Enter the John Templeton Foundation (JTF). Well known for awarding the annual Templeton Prize for making "an exceptional contribution to affirming life’s spiritual dimension," JTF has initiated a 4.4 million dollar, four year project for research on free will (the project website is here). The principle investigator is Alfred Mele of Florida State University, well respected in the philosophical community for his contributions to the free will literature, including his recent book Effective Intentions: The Power of Conscious Will. It is likely that Mele will provide steady, expert guidance, but the press release announcing the project gave strong hints that JTF is biased against reaching the naturalistic conclusion that we don’t have contra-causal free will. Why? Because it would be a dangerous conclusion. The release, titled “Do we have free will? FSU philosopher awarded 4.4 million dollar grant to find out," says:
The ramifications [of the research] could have significant societal impacts.
"If we eventually discover that we don't have free will, the news will come out and we can predict that people's behavior will get worse as a consequence," Mele said. "We should have plans in place for how to deal with that news."
His prediction about the degeneration of people's behavior is based on experiments in which psychologists induced a disbelief in free will among study participants to find out how that disbelief would affect their behavior. It wasn't pretty: When participants believed they had no control over their actions — and therefore presumably felt they were not responsible for their behavior — they cheated and were more aggressive.
Although it isn’t impossible that Mele and his fellow researchers will conclude we aren’t causal exceptions to nature, given these prognostications and the strong religious-dualist orientation of JTF, it’s a safe bet that the research will keep libertarian hopes alive.
How do we know that it’s libertarian free will that’s at stake in the mind of JTF and Mele, and not the compatibilist variety, which doesn’t require the agent transcend causation? First, the press release starts as follows: “Since the beginning of time, philosophers, scientists and theologians have sought to find out whether human beings have free will or whether other forces are at work to control our actions, decisions and choices.” The free will in question here contrasts with being at the mercy of general deterministic causation (“other forces”), not with being coerced by other agents. Libertarian free will is just that which metaphysically transcends determinism and causation, whereas compatibilist free will only requires, among other everyday things, that we act of our own reasons-responsive volition, free from coercion by others (e.g., no one's holding a gun to your head). We need not be free from causation in any respect to have compatibilist free will. So from the outset the press release seems to suggest it’s libertarian freedom that’s the object of concern and focus of research.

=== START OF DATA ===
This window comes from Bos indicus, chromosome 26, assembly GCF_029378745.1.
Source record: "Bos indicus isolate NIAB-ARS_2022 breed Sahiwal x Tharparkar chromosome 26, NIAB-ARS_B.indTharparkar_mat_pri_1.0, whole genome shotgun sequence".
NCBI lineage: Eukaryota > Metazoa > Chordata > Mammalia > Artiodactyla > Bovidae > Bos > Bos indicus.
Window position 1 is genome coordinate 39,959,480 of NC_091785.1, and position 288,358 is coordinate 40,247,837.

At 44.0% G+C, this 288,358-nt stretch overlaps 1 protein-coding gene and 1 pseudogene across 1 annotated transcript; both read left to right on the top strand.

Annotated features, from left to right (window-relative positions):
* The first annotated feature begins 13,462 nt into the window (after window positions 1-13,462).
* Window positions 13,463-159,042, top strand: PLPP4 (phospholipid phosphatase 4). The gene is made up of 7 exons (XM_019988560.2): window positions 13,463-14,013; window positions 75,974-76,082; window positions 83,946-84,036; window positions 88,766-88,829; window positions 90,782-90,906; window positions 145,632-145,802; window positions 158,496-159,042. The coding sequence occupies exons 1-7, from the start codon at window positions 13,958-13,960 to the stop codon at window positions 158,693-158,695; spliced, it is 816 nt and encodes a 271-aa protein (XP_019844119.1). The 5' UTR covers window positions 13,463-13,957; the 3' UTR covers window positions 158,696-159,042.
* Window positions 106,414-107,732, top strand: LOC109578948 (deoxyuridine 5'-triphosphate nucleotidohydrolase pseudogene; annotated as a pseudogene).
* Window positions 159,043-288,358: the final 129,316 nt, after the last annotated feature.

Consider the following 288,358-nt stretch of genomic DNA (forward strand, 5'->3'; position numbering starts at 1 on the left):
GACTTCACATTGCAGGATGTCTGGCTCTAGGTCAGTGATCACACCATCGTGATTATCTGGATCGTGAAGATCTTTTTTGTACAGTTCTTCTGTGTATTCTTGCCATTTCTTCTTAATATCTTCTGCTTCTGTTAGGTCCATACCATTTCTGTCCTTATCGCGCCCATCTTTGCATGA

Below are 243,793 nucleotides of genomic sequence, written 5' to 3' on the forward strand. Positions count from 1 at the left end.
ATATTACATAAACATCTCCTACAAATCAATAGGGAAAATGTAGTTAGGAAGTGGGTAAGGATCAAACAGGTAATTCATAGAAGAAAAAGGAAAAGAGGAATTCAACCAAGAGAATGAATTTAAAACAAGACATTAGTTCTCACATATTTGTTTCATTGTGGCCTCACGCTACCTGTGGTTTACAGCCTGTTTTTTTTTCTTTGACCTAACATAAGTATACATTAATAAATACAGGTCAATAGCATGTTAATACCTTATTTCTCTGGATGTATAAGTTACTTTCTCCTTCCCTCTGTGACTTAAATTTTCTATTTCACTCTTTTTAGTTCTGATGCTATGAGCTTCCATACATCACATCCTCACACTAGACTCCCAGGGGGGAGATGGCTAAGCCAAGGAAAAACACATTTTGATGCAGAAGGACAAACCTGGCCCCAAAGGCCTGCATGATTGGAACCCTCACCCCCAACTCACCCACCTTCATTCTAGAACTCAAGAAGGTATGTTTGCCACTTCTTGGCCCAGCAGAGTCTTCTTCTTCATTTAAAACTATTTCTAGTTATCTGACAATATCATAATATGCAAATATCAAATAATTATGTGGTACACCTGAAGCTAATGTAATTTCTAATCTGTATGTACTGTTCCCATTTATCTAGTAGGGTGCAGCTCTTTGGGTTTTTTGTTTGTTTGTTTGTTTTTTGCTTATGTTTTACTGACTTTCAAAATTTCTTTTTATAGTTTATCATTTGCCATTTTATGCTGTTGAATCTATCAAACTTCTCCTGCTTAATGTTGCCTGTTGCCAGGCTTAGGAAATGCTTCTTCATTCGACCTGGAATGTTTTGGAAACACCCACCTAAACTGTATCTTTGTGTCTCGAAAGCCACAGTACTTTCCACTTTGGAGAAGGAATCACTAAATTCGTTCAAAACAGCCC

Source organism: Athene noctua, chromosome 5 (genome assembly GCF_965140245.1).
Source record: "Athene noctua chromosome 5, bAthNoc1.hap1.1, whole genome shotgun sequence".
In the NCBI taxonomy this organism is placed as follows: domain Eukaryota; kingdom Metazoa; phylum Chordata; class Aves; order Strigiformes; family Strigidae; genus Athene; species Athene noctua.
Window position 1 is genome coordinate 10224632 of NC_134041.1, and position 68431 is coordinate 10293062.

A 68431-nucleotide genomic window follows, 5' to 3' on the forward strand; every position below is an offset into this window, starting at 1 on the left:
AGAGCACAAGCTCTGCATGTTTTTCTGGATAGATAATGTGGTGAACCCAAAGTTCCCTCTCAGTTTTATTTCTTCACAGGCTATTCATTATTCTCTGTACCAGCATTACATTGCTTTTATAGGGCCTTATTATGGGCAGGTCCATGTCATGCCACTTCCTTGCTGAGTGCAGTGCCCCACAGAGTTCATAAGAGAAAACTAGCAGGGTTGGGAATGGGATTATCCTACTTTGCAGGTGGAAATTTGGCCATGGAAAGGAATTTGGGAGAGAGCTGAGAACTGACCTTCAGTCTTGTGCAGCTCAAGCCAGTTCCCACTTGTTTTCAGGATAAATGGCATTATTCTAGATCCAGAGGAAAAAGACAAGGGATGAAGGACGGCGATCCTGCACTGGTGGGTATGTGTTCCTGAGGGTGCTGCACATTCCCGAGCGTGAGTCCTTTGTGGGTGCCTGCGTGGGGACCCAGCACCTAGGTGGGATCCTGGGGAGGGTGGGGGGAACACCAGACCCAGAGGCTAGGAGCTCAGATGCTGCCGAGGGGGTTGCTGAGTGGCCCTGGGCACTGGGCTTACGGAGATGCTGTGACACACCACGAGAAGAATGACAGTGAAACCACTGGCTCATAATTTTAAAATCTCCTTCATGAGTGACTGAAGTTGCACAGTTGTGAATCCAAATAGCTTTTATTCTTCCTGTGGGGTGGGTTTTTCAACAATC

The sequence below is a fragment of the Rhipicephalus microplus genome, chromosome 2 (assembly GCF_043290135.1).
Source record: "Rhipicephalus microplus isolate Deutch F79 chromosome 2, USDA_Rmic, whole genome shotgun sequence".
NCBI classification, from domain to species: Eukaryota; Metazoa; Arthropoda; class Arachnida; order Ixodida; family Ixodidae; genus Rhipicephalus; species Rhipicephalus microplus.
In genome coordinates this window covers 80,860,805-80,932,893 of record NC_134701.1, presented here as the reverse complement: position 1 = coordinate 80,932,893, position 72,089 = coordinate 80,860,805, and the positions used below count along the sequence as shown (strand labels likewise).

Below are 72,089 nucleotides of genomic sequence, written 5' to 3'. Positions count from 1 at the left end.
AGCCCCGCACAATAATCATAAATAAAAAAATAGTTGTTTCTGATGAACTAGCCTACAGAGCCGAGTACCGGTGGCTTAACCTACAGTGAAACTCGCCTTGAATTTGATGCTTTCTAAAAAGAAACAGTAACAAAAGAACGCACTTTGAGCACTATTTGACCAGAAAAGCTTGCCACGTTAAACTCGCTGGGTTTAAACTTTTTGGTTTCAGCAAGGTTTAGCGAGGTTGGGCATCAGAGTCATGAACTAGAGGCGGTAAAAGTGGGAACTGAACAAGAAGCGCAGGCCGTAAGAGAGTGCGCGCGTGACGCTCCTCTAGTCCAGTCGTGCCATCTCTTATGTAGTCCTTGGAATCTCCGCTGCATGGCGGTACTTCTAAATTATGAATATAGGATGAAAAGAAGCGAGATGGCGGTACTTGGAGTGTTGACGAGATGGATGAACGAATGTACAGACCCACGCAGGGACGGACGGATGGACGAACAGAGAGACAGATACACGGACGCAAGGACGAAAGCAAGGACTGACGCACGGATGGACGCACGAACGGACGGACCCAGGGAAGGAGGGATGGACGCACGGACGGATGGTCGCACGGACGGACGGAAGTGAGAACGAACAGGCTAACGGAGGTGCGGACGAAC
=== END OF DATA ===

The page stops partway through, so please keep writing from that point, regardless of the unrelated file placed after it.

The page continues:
Second, those conducting the experiments cited by Mele as undermining beliefs in free will take the threat to be determinism, so the sort of free will they have in mind is clearly libertarian. Consider the title of a widely cited paper by Kathleen Vohs and Jonathan Schooler: “The value of believing in free will: encouraging a belief in determinism increases cheating” (emphasis added). In it they say “If exposure to deterministic messages increases the likelihood of unethical actions, then identifying approaches for insulating the public against this danger becomes imperative.” In another paper they write “Having one’s traditional understanding of free will disturbed by the determinist argument seems to encourage a form of moral laxity. Contrary to the view that discussions of free will are largely academic, this work suggests that the belief in free will, be it justified or mistaken, affects behavior.” This makes it clear that Mele’s prediction of moral breakdown derives from research which involved undermining belief in libertarian free will. This supernatural freedom is the likely focus of concern to JTF, not the freedom of simply acting on one’s own recognizance, which it wouldn’t take a $4.4M investigation to establish.
Third, Mele himself provides evidence that libertarian free will is the focus of his concern. In a talk for Big Think, Mele distinguishes two sorts of free will, one of which he calls “regular.” This is good old compatibilist free will, which all sane people have once they reach the age of reason:
…regular free will would be the sort of thing that is presupposed in courts of law when somebody is judged guilty of an offense. So, just that you understood what you were doing, you’re sane and rational, and nobody was forcing, or compelling you to do it, and you didn’t have any medical condition that forced or compelled you to do it. That would be enough to be acting freely. Now, that’s regular free will.
The other sort of free will (“mid-grade” as opposed to regular, on Mele’s gas station analogy) is libertarian: being able to do otherwise given the exact conditions that obtain at the moment of the actual choice. It isn’t at all clear that human beings have such freedom. Mele says about this: